Skill development, when combined with broader social and community goals, can achieve much more than employment. In this Skill Story, we get valuable insights into how AMMACHI Labs, Amrita University is transforming the lives of thousands of women and youth in rural India with technology enabled vocational training through the portal mySangham. Ajay Balakrishnan, Manager – Content Development at AMMACHI Labs, tells us more about the impact of the initiative and how they overcame constraints like infrastructure and literacy.
mySangham, our eLearning portal designed for low literacy users, has played a crucial role in the delivery our courseware. In the beginning, with the funding from NMEICT, we developed e-content for courses like plumbing and fabric painting in local languages and also a custom haptic device (a simulator) for construction training. in fact, this is the first simulator of its kind and it’s being used at L&T for construction training.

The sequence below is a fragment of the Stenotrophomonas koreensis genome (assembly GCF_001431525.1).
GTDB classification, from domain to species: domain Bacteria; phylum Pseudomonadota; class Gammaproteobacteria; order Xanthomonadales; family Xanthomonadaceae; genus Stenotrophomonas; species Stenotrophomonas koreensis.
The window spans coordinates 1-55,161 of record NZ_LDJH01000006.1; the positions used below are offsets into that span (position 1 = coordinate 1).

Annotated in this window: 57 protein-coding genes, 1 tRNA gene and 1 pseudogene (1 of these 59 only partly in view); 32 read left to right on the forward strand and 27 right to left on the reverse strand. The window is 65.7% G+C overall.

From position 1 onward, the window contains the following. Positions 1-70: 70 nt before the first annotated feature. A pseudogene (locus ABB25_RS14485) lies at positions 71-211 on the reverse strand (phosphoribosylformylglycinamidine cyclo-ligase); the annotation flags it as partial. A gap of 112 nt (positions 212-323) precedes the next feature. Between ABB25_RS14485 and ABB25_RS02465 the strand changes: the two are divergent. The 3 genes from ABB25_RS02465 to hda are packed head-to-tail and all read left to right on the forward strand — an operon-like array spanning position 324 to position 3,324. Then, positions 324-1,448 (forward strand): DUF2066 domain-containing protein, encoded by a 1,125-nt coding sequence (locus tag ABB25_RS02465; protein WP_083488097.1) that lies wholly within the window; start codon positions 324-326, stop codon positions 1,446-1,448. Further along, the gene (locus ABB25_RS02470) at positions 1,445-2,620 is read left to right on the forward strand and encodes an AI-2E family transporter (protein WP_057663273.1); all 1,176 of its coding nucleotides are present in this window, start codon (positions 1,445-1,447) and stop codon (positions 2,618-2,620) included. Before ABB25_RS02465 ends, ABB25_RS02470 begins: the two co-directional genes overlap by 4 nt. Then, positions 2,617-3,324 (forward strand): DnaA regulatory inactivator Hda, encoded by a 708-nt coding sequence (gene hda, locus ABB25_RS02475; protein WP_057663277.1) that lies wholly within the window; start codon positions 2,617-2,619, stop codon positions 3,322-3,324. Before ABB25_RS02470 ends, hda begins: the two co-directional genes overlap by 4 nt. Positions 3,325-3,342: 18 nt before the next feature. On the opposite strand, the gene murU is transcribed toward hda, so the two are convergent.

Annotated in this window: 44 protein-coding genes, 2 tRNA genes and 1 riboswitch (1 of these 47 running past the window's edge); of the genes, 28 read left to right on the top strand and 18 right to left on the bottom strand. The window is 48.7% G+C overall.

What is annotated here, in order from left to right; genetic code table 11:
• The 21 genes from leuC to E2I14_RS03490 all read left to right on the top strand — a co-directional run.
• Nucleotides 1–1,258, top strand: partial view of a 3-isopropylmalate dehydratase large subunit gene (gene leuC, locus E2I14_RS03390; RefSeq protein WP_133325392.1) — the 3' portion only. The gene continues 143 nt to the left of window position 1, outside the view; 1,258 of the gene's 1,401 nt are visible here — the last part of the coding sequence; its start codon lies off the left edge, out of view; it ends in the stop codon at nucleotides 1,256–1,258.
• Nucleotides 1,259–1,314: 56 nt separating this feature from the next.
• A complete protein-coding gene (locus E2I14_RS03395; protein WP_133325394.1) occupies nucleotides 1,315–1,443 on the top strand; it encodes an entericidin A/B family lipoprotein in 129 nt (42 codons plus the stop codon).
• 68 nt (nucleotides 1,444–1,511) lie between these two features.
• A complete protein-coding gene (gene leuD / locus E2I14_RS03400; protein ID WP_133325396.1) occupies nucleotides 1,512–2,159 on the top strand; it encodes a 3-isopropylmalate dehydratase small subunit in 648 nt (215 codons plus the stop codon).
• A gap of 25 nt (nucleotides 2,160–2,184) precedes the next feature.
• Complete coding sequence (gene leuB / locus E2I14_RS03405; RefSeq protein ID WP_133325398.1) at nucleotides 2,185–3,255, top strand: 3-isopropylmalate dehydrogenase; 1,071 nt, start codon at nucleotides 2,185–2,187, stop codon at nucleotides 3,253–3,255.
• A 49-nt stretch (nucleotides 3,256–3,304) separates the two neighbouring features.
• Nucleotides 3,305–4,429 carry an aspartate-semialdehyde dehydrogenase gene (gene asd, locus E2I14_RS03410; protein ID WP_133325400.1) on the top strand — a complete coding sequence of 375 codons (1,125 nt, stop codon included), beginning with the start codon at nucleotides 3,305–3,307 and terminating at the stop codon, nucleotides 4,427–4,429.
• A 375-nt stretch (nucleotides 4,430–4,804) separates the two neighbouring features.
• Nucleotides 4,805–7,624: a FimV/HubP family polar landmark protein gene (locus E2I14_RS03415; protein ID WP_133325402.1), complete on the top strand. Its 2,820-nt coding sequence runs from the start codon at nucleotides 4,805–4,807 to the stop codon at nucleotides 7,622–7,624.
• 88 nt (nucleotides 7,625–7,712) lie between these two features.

How technology is being blended in training
In our blended learning model, locally hired subject matter experts (SME) and resource persons facilitate training using the technology solutions. The facilitators goes through a train-the-trainer (TTT) program at the head quarters.The solutions were initially piloted in remote tribal villages and rural communities of Kerala (Idukki and Kollam districts).We trained India’s first batch of female plumbers in 2011 under the Modular Employable Skills (MES) curriculum.